The Līlāvatīsāra was first edited by the late H. C. Bhayani, one of the great philologists of Jain literature in the second half of the twentieth century, on the basis of a photocopy of the sole manuscript in the Kharataragaccha bhaṇḍār (manuscript library) in Jaisalmer. Bhayani's edition, together with a glossary and an English précis by N. M. Kansara, was published in 1983 in Ahmedabad by the L. D. Institute of Indology. That version has been re-edited by R. C. C. Fynes, who also consulted a new photocopy of the manuscript provided to him by Muni Jambūvijaya, who re-catalogued the Jaisalmer bhaṇḍārs in 1998. Both the re-edition and a full English translation by Fynes have now been published in the Clay Sanskrit Library. The two-volume publication presents the original (in Roman script) and translation on facing pages, so the reader who knows Sanskrit can easily compare Fynes's rendering with the original. The new publication employs the idiosyncratic transliteration system employed in the Clay series, and unfortunately does not include a critical apparatus to indicate where and why Fynes has differed from the earlier readings of Bhayani.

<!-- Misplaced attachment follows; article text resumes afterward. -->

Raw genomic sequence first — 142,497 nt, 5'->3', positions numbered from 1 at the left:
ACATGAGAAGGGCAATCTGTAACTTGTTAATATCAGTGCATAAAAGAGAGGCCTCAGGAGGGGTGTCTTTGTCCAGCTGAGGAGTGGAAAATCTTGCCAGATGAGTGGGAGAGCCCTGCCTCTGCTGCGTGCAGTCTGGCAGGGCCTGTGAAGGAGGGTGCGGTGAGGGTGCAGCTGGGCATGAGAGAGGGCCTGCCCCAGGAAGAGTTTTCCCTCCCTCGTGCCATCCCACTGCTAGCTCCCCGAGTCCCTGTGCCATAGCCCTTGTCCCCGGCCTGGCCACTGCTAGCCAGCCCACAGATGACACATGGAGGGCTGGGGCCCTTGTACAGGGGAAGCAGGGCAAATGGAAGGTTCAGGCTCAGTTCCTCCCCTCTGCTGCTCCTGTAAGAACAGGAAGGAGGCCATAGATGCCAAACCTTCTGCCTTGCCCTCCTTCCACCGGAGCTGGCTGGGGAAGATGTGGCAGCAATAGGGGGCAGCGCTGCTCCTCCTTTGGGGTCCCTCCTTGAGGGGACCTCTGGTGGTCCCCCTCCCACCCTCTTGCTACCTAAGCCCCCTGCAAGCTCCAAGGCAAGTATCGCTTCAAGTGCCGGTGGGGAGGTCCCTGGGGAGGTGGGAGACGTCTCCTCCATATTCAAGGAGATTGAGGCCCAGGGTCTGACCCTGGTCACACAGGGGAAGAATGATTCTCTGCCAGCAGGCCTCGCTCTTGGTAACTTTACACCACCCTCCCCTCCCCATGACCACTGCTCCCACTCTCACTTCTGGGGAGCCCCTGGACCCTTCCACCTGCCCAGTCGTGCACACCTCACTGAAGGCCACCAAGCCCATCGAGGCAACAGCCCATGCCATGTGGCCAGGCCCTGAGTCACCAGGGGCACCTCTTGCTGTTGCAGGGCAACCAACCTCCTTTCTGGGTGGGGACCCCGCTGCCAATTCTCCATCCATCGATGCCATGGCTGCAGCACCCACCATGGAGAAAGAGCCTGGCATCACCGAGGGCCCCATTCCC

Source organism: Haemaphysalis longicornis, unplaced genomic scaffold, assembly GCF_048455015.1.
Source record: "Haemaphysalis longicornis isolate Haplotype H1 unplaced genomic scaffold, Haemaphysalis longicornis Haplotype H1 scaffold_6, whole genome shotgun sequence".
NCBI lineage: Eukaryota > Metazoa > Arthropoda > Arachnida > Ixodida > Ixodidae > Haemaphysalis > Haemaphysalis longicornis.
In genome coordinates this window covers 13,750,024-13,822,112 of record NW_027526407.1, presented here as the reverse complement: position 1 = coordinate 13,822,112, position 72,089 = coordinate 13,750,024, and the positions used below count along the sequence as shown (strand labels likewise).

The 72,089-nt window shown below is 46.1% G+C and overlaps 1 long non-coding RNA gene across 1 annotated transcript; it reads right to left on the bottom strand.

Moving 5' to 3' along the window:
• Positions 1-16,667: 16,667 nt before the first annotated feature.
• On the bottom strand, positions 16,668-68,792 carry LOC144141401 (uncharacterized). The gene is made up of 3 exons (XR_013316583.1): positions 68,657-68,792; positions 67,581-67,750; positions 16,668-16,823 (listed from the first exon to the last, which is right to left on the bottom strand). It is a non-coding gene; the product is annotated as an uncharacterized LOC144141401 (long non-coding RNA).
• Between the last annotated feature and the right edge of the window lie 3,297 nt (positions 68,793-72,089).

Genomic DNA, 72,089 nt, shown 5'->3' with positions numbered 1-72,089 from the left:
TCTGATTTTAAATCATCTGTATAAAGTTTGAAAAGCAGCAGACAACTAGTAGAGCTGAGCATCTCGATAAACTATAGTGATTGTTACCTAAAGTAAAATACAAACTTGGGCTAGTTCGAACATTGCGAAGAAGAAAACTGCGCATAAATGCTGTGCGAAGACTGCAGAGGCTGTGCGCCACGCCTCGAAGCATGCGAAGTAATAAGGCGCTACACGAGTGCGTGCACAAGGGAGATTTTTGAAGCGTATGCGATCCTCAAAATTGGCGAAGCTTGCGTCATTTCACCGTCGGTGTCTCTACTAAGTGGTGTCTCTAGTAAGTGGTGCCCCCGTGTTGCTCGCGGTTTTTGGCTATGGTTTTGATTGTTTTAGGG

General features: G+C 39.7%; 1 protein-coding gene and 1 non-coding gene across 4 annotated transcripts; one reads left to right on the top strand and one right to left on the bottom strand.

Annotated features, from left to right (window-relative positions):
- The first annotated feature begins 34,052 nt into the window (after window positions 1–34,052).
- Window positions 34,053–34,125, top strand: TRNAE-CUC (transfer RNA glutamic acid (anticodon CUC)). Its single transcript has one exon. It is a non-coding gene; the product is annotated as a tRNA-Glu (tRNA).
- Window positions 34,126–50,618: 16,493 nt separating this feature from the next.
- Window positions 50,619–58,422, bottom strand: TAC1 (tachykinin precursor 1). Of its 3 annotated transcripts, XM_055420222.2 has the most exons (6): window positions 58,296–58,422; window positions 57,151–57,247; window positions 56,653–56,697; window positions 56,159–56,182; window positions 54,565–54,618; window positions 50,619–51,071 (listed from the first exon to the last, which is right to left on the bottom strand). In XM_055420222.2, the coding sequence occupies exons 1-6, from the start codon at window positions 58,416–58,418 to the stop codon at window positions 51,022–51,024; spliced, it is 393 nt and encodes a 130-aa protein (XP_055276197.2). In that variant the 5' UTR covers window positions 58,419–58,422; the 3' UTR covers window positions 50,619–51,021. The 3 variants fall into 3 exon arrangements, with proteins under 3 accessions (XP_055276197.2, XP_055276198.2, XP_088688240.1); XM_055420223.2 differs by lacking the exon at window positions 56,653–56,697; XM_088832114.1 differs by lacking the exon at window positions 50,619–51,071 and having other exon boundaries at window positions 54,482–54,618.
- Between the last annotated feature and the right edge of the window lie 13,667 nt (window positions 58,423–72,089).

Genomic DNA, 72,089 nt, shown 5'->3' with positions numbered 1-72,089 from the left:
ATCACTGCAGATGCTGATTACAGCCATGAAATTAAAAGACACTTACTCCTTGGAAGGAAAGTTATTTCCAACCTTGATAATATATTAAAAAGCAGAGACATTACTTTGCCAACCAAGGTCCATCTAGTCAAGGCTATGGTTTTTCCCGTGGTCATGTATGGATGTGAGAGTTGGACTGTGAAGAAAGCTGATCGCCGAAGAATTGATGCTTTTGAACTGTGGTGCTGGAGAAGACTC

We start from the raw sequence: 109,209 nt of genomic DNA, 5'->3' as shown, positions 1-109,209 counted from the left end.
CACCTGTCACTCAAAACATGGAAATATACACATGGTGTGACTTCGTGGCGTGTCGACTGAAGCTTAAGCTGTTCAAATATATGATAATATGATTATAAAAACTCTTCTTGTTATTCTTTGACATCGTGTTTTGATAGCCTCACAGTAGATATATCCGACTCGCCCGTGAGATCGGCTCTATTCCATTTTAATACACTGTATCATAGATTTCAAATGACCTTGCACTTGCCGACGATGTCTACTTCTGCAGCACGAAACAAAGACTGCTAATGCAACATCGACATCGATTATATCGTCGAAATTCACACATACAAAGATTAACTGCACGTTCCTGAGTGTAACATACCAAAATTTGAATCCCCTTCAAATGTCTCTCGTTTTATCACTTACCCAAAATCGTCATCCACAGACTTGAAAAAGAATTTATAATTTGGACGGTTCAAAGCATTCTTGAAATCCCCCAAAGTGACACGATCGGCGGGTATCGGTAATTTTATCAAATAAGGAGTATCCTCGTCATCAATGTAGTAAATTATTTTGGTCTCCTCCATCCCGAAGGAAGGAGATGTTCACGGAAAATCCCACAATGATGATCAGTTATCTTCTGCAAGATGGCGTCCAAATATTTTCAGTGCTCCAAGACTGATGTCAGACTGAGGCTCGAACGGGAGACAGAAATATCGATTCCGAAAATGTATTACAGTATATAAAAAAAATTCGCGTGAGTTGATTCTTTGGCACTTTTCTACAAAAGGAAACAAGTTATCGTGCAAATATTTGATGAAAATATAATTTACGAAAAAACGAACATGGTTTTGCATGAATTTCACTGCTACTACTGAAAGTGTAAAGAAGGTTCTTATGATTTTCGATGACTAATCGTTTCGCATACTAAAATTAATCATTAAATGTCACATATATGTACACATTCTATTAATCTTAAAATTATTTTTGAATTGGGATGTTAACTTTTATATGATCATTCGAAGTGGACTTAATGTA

Like most narrative texts from medieval India, the Līlāvatīsāra is structured around a set of nested stories, although the nesting in this case is rather straightforward. Jinaratnasūri did not indulge in the complicated layering of stories, and deconstruction of those layers, that one finds in a text such as the Brahmanical Yogavāsiṣṭha.[3] He began by locating his narrative in the court at Rajagriha of the fictional King Siṁha and his Queen Līlāvatī. The casual reader might expect Queen Līlāvatī to play a major role in the text, or that the text concerned women's spirituality. As Gulābcandra Caudharī noted, however, in his discussion of the text, her name is featured in the title simply to make it more attractive.[4] A debate was held in Siṁha's court, at which proponents of the materialist (nāstika), Buddhist, Sāṅkhya, Nyāya-Śaiva, and Vedic Brahmanical systems all propounded the beliefs of their religions (dharma). The king then turned to the Jain layman Jinadatta, who "in a moment purified them all" (Vol. 1, p. 81). When the king praised him, Jinadatta deflected the compliments, saying that as a mere householder he was at best only a mirror for the true sun, his mendicant teacher Ācārya Samarasenasūri. Several days later the king heard that the venerable Jain doctor had come to a garden on the outskirts of the capital, where he would hold a preaching assembly (samavasaraṇa).[5] Siṁha, as befitted a king approaching a superior person such as a Jain ācārya, "laid aside the five emblems of sovereignty" (Vol. 1, p. 89), and asked the mendicant to explain why he had chosen to forego the pleasures of the world and instead pursue a life of rigorous asceticism. The bulk of the text consists of the sermons Samarasena delivered to Siṁha, his wife Līlāvatī, and the assembled royal retinue.